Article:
And once the shaking has ceased,
the images of destruction have stopped filling the news,
and our thoughts return to life’s daily rumblings,
let us not forget that we are all your children
and they, our brothers and sisters.
We are all the work of your hands.

For though the mountains leave their place
and the hills be tossed to the ground,
your love shall never leave us,
and your promise of peace will never be shaken.

Our help is in the name of the Lord,
who made heaven and earth.
Blessed be the name of the Lord,
now and forever. Amen.

Haiti There and Here

January 18, 2010 at 11:11 am | Posted in Uncategorized | Leave a comment
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It’s difficult not to be thinking about Haiti these days, but when you live in the middle of Brooklyn, it’s downright impossible. My parish, Our Lady of Refuge, on Foster Avenue, has a substantial Haitian membership, and the pastor, Michael Perry, was on the verge of tears throughout the five o’clock Mass on Saturday.  At various parts of the liturgy he paused and commented in light of the disaster: it’s hard to sing a hymn of gratitude to God at a time like this, he told us, but it’s precisely now that we must do so. During the sermon he went a bit off the deep end about Pat Robertson’s statement that the earthquake was a result of Haitian sin, and then apologized to the congregation later. He also mentioned that a number of Haitian priests who stayed in the rectory from time to time died in the quake. And we prayed the Our Father on behalf of the Haitian dead who could no longer say it for themselves. I have rarely been more grateful to be part of Our Lady of Refuge.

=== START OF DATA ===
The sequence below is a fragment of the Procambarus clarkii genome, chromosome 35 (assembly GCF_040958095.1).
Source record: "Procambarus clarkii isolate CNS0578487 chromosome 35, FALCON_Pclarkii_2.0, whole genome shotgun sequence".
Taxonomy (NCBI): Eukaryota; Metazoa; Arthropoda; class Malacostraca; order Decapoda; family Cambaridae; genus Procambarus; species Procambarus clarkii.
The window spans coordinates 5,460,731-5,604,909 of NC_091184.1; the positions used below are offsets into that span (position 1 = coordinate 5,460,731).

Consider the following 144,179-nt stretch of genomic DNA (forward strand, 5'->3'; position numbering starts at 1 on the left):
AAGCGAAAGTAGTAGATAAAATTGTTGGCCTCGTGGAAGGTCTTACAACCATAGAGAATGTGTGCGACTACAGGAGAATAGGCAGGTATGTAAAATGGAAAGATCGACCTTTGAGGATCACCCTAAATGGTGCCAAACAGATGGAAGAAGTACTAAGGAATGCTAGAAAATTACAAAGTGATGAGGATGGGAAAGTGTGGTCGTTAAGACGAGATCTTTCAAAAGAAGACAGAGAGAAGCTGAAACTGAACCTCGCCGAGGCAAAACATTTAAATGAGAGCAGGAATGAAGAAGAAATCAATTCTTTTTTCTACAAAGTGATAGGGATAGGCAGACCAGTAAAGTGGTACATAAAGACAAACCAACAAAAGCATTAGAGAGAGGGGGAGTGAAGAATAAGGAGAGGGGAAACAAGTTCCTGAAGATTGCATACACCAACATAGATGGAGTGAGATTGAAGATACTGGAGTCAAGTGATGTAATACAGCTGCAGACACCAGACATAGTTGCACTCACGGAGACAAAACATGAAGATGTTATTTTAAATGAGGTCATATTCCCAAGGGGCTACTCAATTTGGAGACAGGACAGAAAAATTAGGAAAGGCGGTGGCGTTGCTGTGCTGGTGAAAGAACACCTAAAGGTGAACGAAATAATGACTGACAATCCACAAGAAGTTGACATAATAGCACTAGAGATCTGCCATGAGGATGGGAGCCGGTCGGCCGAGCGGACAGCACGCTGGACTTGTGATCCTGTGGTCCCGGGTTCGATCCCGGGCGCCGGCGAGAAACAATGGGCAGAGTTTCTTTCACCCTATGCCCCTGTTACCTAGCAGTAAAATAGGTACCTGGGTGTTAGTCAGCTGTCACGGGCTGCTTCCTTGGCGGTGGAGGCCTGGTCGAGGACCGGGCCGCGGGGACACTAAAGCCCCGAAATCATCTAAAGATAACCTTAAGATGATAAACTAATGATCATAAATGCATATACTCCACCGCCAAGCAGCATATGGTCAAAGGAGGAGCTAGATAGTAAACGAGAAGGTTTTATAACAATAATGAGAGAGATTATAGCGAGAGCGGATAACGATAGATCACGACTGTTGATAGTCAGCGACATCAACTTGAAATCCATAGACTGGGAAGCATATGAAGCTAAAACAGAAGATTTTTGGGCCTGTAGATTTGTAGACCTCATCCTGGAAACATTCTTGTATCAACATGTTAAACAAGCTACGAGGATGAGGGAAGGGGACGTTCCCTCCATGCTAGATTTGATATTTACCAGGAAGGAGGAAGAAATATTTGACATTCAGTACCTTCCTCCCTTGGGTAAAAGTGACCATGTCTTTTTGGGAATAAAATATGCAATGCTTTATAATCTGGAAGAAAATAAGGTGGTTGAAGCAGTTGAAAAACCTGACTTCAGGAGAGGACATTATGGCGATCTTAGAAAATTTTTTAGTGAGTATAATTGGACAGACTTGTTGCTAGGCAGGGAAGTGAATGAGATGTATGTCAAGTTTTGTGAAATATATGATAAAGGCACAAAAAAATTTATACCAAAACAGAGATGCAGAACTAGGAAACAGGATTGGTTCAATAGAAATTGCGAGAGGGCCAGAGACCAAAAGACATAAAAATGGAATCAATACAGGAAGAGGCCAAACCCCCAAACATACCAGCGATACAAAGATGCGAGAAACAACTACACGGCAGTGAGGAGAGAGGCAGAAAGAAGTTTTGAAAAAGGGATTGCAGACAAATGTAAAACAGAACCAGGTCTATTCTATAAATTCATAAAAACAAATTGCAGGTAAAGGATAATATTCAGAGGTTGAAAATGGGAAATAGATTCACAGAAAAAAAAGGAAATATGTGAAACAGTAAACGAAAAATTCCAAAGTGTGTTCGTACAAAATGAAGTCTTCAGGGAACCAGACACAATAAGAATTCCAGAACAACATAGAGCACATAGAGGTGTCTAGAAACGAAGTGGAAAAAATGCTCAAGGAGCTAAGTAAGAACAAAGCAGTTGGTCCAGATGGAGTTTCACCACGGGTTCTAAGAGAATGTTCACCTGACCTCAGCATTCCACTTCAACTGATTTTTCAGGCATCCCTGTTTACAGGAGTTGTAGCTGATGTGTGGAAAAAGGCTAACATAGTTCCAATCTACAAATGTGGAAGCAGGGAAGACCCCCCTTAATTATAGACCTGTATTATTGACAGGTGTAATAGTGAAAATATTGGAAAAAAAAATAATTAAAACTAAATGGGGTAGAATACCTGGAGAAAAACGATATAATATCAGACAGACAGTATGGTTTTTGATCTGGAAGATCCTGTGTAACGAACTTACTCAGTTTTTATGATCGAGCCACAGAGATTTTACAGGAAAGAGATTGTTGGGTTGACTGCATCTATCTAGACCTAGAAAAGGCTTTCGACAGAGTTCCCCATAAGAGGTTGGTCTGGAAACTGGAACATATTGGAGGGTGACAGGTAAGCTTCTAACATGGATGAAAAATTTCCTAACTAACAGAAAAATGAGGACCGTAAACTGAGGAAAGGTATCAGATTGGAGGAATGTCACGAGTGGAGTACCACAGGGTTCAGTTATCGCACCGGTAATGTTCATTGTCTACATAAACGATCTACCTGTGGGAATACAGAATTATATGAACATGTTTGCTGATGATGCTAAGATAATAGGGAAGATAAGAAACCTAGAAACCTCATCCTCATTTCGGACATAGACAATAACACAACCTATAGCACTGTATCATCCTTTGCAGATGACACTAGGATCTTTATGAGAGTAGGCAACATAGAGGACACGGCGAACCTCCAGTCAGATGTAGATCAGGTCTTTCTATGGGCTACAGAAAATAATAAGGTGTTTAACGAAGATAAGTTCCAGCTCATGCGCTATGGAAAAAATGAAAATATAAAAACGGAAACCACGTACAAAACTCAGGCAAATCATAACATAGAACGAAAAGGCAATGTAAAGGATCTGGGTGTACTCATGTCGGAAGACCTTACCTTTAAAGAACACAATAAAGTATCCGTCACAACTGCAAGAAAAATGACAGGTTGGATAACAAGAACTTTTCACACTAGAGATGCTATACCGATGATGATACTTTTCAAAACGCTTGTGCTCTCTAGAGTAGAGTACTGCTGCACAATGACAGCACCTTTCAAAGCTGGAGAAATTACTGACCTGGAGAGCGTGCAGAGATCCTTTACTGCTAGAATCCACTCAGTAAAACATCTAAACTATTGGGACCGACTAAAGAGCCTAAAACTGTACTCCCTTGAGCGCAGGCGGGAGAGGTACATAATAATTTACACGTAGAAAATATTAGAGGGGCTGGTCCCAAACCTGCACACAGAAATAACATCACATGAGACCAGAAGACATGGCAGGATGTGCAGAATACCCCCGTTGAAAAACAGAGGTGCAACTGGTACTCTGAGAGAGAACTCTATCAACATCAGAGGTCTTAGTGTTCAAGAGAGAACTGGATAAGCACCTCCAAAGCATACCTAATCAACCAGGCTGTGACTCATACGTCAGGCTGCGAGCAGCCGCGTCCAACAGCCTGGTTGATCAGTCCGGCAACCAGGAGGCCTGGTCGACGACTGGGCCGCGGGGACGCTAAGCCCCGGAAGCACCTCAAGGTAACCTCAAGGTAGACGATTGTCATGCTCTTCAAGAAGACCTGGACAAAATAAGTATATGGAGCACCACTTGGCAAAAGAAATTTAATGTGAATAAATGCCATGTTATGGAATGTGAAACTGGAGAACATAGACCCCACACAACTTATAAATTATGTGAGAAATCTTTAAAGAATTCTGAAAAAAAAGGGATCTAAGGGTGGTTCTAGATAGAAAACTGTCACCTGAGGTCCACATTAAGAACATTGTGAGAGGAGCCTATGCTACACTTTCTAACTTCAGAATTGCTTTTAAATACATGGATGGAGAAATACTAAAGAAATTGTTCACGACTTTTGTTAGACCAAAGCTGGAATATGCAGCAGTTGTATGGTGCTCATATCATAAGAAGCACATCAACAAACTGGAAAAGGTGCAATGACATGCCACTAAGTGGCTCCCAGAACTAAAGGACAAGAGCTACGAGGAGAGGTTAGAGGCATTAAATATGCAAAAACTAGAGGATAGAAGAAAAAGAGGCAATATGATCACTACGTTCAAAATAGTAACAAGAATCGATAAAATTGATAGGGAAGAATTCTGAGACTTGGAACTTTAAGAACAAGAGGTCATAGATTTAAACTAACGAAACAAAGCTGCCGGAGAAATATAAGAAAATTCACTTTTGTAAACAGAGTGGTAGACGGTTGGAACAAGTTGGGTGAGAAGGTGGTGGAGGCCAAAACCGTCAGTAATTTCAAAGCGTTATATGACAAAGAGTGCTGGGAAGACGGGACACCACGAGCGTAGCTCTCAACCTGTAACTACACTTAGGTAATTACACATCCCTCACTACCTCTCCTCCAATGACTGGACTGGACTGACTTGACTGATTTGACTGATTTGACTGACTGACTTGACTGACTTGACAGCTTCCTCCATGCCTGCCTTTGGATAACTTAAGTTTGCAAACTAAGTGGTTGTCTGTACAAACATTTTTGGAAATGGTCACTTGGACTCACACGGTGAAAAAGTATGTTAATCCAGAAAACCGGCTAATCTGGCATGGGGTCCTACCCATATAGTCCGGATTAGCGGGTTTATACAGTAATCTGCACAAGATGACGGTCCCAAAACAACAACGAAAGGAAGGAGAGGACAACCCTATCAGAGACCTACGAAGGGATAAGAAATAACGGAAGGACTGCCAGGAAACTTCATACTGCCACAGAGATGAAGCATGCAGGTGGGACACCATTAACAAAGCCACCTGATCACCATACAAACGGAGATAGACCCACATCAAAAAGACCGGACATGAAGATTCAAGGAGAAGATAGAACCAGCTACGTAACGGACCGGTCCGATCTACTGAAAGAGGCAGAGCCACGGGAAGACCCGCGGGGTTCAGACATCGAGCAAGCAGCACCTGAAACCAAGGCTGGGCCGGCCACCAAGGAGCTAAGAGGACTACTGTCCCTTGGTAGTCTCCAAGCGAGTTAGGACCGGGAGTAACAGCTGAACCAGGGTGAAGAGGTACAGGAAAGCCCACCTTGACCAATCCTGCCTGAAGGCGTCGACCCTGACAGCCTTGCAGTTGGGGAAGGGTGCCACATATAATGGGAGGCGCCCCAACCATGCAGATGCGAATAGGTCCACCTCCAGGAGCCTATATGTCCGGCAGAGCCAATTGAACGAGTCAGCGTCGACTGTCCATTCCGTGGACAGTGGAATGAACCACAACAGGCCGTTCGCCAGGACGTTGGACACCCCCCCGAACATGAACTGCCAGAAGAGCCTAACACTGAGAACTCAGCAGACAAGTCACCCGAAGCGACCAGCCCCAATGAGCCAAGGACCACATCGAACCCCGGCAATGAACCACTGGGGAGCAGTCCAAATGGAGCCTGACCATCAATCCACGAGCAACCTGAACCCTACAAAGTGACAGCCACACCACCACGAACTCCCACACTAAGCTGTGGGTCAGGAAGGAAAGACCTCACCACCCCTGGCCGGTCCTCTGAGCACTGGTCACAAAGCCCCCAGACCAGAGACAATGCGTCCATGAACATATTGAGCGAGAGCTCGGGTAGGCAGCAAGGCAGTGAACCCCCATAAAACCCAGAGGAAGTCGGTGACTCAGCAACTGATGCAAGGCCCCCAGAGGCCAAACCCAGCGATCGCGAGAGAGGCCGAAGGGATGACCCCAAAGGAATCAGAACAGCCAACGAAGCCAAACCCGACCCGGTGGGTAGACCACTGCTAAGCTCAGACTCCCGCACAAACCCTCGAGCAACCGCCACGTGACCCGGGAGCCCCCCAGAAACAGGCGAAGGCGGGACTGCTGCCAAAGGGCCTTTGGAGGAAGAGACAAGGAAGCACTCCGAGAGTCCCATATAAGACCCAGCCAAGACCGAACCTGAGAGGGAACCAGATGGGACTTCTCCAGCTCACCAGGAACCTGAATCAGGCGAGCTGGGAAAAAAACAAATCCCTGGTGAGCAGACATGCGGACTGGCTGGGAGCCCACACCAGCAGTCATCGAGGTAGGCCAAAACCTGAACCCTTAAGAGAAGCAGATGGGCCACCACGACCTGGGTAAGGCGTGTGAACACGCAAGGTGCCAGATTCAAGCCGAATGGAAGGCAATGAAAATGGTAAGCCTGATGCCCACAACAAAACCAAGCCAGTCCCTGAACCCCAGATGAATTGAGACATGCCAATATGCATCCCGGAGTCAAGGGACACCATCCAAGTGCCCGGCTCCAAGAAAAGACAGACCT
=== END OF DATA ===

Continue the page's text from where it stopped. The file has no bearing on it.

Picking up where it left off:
An article in yesterday’s New York Times offers more detail about the suffering of members of a majority Haitian parish here in New York, St. Joachim and Anne in Queens. One thing that comes through clearly is that in this age of global travel, Haitians in New York and Haitians in Haiti are every bit as much connected to one another as, for example,  members of a family like mine in Philadelphia and New York are.  One person mentioned in the article had flown back to Haiti the day before the earthquake; a child’s mother lived in Queens, his father in Port au Prince. With connections like these, it almost seems that the earthquake took place here as well as in the Caribbean. 

It’s deeply moving to see the many ways in which individuals and groups are responding to this disaster. On all sides people are donating money, contributing desperately needed supplies, holding benefits, prayer services, you name it. A local bank, Astoria Savings and Loan, has a sign in the window announcing that it will match dollar for dollar any donation made to the Red Cross at one of its branches.

Still, I wonder a bit why it takes something like the Haitian earthquake of 2010 to get us mobilized. The situation of very many people in Africa, Asia, and Latin America is catastrophic day by day by day. A child dies of a water-borne disease every fifteen seconds in the Global South; this means a hundred and eighty such children died since I started writing this article. And then there’s out-and-out starvation to be considered. Some people do  work steadily to offset these and other forms of ongoing suffering. But by and large, it seems to take something really dramatic like an earthquakes or a tsunami to get us in gear…